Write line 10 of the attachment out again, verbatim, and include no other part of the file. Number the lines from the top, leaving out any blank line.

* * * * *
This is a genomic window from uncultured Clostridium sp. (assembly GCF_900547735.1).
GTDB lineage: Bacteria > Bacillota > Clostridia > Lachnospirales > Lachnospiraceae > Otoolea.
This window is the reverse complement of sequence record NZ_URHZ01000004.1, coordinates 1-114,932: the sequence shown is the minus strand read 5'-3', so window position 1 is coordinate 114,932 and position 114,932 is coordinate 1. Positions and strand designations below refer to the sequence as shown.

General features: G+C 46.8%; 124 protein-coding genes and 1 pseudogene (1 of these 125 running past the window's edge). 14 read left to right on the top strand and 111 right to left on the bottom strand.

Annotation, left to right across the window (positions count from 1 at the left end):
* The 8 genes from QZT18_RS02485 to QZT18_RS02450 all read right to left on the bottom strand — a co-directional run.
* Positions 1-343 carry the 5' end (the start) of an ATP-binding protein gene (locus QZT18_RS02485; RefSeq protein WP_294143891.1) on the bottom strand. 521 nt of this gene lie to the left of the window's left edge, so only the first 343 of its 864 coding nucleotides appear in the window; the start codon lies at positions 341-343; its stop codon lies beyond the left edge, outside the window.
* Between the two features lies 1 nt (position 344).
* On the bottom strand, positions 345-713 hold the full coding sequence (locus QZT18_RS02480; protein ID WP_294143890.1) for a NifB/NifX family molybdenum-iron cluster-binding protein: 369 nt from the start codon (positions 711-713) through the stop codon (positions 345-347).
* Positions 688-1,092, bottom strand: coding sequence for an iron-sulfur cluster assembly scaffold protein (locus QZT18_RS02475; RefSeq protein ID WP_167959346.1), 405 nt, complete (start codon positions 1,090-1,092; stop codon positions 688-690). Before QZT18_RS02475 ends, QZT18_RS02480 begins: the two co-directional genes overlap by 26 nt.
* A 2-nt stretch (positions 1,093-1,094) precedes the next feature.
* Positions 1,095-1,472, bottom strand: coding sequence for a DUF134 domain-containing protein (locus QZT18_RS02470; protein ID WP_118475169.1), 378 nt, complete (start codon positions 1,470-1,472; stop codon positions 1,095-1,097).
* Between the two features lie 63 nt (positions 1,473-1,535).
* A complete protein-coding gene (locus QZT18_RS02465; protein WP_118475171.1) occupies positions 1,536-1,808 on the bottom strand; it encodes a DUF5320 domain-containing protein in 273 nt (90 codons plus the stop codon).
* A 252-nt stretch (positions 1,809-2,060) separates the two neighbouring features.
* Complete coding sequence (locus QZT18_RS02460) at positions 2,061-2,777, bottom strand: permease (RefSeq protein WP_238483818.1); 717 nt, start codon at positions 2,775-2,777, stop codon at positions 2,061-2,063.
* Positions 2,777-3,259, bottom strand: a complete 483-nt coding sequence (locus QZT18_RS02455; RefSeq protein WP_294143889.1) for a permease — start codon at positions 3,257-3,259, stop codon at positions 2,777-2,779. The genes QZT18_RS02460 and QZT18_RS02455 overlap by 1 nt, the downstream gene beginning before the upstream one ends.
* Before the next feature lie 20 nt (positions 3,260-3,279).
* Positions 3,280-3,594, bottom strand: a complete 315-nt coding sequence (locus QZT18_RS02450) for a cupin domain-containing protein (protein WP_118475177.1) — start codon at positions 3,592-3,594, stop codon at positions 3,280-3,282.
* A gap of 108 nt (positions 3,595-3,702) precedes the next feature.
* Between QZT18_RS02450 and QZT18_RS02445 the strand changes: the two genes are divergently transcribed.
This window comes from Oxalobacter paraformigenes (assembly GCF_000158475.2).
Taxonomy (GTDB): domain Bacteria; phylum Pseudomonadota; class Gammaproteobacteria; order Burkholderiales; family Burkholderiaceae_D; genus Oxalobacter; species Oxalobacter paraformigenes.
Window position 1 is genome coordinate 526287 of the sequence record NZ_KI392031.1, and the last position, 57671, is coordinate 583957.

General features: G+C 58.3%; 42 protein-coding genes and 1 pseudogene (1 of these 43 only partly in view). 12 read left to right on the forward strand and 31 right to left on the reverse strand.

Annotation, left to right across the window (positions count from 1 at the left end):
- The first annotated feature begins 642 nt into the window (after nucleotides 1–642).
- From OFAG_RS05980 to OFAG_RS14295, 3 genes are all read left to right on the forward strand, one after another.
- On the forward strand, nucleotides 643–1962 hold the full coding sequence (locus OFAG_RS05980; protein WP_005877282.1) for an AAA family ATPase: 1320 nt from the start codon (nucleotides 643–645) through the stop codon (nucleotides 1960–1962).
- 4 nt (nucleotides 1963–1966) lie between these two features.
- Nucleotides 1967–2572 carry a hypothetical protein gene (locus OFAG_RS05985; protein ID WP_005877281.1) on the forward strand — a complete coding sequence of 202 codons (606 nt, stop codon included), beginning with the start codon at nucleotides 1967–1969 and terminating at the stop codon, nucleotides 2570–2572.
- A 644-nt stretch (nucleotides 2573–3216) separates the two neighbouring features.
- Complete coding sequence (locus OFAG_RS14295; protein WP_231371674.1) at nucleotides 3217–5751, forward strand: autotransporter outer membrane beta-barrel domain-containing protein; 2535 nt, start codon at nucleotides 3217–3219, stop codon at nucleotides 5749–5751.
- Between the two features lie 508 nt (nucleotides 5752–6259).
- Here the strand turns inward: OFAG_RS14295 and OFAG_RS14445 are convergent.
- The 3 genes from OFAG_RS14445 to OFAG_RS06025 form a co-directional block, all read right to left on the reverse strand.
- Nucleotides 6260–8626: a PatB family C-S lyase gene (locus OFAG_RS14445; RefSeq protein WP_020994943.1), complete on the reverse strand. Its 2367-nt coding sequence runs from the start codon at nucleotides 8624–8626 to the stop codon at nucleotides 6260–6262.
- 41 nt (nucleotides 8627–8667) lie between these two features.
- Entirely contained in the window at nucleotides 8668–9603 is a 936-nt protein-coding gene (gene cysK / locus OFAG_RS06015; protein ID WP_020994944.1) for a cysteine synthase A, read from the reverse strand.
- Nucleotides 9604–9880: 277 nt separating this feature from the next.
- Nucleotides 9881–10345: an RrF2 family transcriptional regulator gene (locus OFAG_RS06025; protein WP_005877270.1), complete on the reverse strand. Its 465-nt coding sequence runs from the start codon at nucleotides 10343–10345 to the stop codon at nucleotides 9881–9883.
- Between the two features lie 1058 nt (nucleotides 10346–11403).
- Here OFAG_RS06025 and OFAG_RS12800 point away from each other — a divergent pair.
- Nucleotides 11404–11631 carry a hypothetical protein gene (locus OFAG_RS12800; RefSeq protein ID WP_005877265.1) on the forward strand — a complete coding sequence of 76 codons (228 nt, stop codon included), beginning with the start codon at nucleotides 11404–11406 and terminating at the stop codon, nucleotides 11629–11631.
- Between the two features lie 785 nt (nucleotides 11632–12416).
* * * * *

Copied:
* Positions 688-1,092, bottom strand: coding sequence for an iron-sulfur cluster assembly scaffold protein (locus QZT18_RS02475; RefSeq protein ID WP_167959346.1), 405 nt, complete (start codon positions 1,090-1,092; stop codon positions 688-690). Before QZT18_RS02475 ends, QZT18_RS02480 begins: the two co-directional genes overlap by 26 nt.